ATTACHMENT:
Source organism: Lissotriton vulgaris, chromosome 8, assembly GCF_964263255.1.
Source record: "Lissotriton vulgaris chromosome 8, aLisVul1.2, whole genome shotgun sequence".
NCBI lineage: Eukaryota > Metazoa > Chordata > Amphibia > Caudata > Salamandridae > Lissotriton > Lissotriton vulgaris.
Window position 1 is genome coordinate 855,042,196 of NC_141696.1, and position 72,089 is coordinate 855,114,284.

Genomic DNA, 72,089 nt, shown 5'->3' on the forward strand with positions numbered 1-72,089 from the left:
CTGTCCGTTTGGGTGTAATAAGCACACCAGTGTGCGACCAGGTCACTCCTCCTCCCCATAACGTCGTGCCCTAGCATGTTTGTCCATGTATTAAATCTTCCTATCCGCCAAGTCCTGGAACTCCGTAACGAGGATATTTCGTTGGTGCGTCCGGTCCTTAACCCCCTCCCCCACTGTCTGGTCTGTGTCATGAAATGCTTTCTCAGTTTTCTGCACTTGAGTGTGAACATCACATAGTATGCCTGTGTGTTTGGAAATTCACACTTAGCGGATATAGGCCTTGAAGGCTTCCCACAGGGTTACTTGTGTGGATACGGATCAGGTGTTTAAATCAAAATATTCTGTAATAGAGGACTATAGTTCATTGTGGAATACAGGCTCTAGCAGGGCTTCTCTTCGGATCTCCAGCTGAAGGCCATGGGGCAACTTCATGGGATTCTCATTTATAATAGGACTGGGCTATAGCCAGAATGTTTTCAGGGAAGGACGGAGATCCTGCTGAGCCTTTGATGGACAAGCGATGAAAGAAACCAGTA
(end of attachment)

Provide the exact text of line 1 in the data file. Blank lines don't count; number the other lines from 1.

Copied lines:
Source organism: Lissotriton vulgaris, chromosome 8, assembly GCF_964263255.1.